Here’s a riddle that you may find entertaining and/or pedagogically useful.
Short version: At the most basic physics level, what makes a turbojet engine go the right way? If somebody asks you how a turbojet works, can you give an answer that gets the basic physics right?
Long version: According to the usual explanation, the engine comprises
a) A compressor, which pumps air into the engine,
b) A combustion chamber, and
c) A turbine, which is driven by the hot gases and which in turn drives the compressor by means of a shaft.
Roughly (!) the picture is this:
In normal operation, there is a hot, high-pressure gas in the guts of the engine.
So the big question is, why does this high-pressure gas decide to go out the back rather than going out the front? You cannot explain this in terms of the foregoing picture, so there must be some omission or oversimplification in the picture. What is it?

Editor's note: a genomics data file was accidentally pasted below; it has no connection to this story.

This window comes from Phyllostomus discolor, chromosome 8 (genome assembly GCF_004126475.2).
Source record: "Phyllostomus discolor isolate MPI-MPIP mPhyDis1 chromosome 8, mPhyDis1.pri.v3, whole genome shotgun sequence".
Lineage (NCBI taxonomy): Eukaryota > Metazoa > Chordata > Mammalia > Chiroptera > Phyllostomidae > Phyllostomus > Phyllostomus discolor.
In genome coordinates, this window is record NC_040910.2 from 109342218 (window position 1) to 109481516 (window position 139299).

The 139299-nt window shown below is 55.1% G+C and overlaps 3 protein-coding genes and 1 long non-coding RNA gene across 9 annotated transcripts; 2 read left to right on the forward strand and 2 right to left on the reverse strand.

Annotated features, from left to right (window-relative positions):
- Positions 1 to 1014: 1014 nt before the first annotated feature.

This question bothered me for years, starting when I was a little kid and first heard oversimplified “explanations” of how a turbojet worked.
Hint: There is a 100% compelling answer in terms of basic physics. You don’t need to know anything about the Navier-Stokes equations of fluid dynamics, and you don’t need to know anything about supersonic shock waves or anything like that.
Note that this question does not arise for a piston engine, which relies on valves and artful valve-timing to force the air to go where it should. (The turbojet doesn’t have any such valves.)
Bonus question / corollary: What does your answer imply about various good and/or bad ways of starting a turbojet engine?
For the answers, see ./jet-answer.htm.